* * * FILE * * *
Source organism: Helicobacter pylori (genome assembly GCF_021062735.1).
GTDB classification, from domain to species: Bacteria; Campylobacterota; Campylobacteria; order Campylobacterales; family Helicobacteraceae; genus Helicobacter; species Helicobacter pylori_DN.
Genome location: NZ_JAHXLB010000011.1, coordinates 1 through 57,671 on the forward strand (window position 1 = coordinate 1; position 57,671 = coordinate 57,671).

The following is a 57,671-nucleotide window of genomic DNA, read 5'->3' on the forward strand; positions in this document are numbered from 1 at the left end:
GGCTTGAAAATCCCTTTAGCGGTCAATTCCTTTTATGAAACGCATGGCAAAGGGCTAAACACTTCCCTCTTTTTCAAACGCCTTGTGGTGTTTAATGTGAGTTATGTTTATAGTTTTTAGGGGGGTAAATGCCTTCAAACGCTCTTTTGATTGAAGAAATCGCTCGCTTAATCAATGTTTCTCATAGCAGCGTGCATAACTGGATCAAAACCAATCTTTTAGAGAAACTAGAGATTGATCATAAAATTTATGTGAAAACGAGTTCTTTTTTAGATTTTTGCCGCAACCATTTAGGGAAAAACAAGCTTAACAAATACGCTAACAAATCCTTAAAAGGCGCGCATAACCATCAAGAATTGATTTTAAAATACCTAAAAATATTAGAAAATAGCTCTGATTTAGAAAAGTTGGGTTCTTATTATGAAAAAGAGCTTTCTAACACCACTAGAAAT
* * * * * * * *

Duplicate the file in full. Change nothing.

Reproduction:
Source organism: Helicobacter pylori (genome assembly GCF_021062735.1).
GTDB classification, from domain to species: Bacteria; Campylobacterota; Campylobacteria; order Campylobacterales; family Helicobacteraceae; genus Helicobacter; species Helicobacter pylori_DN.
Genome location: NZ_JAHXLB010000011.1, coordinates 1 through 57,671 on the forward strand (window position 1 = coordinate 1; position 57,671 = coordinate 57,671).

The following is a 57,671-nucleotide window of genomic DNA, read 5'->3' on the forward strand; positions in this document are numbered from 1 at the left end:
GGCTTGAAAATCCCTTTAGCGGTCAATTCCTTTTATGAAACGCATGGCAAAGGGCTAAACACTTCCCTCTTTTTCAAACGCCTTGTGGTGTTTAATGTGAGTTATGTTTATAGTTTTTAGGGGGGTAAATGCCTTCAAACGCTCTTTTGATTGAAGAAATCGCTCGCTTAATCAATGTTTCTCATAGCAGCGTGCATAACTGGATCAAAACCAATCTTTTAGAGAAACTAGAGATTGATCATAAAATTTATGTGAAAACGAGTTCTTTTTTAGATTTTTGCCGCAACCATTTAGGGAAAAACAAGCTTAACAAATACGCTAACAAATCCTTAAAAGGCGCGCATAACCATCAAGAATTGATTTTAAAATACCTAAAAATATTAGAAAATAGCTCTGATTTAGAAAAGTTGGGTTCTTATTATGAAAAAGAGCTTTCTAACACCACTAGAAAT